The main feature of the village of Kolymbari is the Monastery of Gonias.  It was built between 1618 and 1634 and is consecrated by the Virgin Mary.  In the monastery there is an important collection of post – Byzantine icons of superb artistry.  In the treasury of the monastery we can see many of the old relics, precious high priest vestments, a silver censer, a bulky manuscript with ecclesiastical canons and two Bibles with silver covers.  This monastery has been the center of Orthodox creed in all battles of the nation.  Next to the monastery is the Orthodox academy of Crete.  There are good fish tavernas in Kolymbari such as “Diktyna” and “Edem”, a few shops including a supermarket, and there is the choice of a rocky beach or a sandy beach. Boat trips leave from the small fishing harbour to go to the Diktynna archaeological site. The ruins of the Diktynna Sanctuary are in a beautiful isolated cove with crystal clear waters and sea caves at the north east end of the peninsula. The ruins seen today are those of a temple built in 2AD on the orders of The Emperor Hadrian. The Roman temple was built on the original site of a 7th Century Dorian temple dedicated to the nymph Diktyna who is identified with Artemis, the goddess of hunting). Kolymbari is 2 minutes from the National highway and 30 minutes from Chania.

Maleme is a coastal village that has a good selection of tavernas and bars lining the shingle beach. There is a large supermarket, a pharmacy, a shop stocking English food products, a newspaper stall, a jewellery shop and a number of gift shops.  There is also a large hotel which offers water sports. In 1966, in the position of Kafkales, north of the village, a vaulted grave of the post-Minoan era was excavated.  With its square shaped chamber, perpendicular walls 4m high, and an irregular roof in the shape of a pyramid, it is unique of its kind.  But Maleme is better known for its importance in more recent Greek history.  In World War II, Chania airport was located here.  In 1941, after heavy fighting, it was captured by the German Airborne troops.  There are 4,465 graves in the German Cemetery at Maleme, (occupying a position on the hill overlooking the old airstrip), mainly of very young men.  Most of the lost their lives on 20 May, 1941, on the night they landed.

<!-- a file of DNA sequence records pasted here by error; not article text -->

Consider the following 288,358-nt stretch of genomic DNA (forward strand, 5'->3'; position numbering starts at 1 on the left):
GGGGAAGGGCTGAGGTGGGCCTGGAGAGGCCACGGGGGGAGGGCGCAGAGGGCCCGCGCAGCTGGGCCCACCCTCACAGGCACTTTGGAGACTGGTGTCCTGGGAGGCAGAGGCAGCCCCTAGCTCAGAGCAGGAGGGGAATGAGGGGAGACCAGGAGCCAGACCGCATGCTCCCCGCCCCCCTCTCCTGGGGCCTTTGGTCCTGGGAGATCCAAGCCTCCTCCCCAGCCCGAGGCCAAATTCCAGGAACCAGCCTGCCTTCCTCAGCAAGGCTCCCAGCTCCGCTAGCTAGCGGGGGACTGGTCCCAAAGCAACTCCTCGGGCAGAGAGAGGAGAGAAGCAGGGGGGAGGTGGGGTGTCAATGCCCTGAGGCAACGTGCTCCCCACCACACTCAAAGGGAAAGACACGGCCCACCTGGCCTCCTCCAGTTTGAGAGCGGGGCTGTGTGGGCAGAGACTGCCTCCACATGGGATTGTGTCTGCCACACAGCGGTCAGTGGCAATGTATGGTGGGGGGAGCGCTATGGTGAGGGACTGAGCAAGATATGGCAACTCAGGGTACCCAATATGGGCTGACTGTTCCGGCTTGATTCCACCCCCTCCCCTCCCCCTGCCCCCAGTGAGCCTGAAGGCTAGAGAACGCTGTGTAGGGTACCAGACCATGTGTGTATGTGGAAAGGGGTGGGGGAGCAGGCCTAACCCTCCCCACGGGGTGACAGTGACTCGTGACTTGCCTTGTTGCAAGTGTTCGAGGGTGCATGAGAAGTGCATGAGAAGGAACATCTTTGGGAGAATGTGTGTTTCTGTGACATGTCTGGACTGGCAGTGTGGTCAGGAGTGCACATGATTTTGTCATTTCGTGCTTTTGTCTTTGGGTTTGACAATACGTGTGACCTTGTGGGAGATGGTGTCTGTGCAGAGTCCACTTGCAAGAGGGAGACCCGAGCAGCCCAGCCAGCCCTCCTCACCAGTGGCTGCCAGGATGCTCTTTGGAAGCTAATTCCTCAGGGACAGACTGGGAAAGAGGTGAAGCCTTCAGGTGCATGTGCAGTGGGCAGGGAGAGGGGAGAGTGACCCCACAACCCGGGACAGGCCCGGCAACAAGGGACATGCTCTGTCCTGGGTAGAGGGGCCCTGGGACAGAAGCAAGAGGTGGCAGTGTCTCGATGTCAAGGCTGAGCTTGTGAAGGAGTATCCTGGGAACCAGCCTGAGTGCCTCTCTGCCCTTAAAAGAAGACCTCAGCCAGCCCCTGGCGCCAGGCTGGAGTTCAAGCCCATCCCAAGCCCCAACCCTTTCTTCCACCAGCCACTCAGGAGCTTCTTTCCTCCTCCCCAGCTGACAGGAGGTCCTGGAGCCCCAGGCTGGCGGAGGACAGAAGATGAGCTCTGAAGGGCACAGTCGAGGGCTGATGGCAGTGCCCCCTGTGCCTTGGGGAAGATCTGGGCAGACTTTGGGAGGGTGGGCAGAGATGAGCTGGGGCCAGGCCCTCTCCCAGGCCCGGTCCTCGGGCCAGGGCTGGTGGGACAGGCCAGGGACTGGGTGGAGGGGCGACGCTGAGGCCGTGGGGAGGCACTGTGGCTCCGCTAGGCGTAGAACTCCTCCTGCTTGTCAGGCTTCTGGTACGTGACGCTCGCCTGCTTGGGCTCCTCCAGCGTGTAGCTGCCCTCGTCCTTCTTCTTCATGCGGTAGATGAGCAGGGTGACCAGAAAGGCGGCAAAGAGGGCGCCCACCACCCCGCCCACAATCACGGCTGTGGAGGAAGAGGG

Tavronitis is a traditional farming centre which has a small tourist industry in the summer months, and is the junction for roads that lead south, west and east. The long bamboo and conifer lined shingle beach with kantinas, sun beds and umbrellas, never gets very busy and it is even easy to find a quiet spot during the summer. The mouth of the Tavronitis River is spanned by The Tavronitis Bailey Bridge that was built by the Italians and is well-known for the battle there on 20 May 1941, during the Second World War.  Thousands of German paratroopers landed near the bridge and a fierce battle took place for control of the key airfield at nearby Maleme. The old bridge had fallen into disrepair and sections had collapsed, but lately this has been restored, and the bridge is now more pleasantly known as an ideal spot for bird watching, particularly at dawn and at dusk. The following birds have been seen at Tavronitis at various times of the year, but mostly during April and May for migrants: Sardinian Warbler, Little Egret, Cetti Warbler, Yellow Wagtail, Little Ringed Plover, Buzzard, Wheat Ear, Gold Finch, Stonechat, Marsh Harrier (Lammergeier), Barn Owl, Squacco Heron, Grey Heron, Glossy Ibis, Kingfisher, Night Heron, Little Bittern, Snipe, Common, Curlew and Wood Sandpipers, Hobby, Red Footed Falcon, Cory’s Shearwaters and Closer Shags. There are many cafes and mini markets, as well as a good selection of relaxed tavernas set by the sea. Tavronitis is 1 minute from the National Highway and 25 minutes from Chania Town.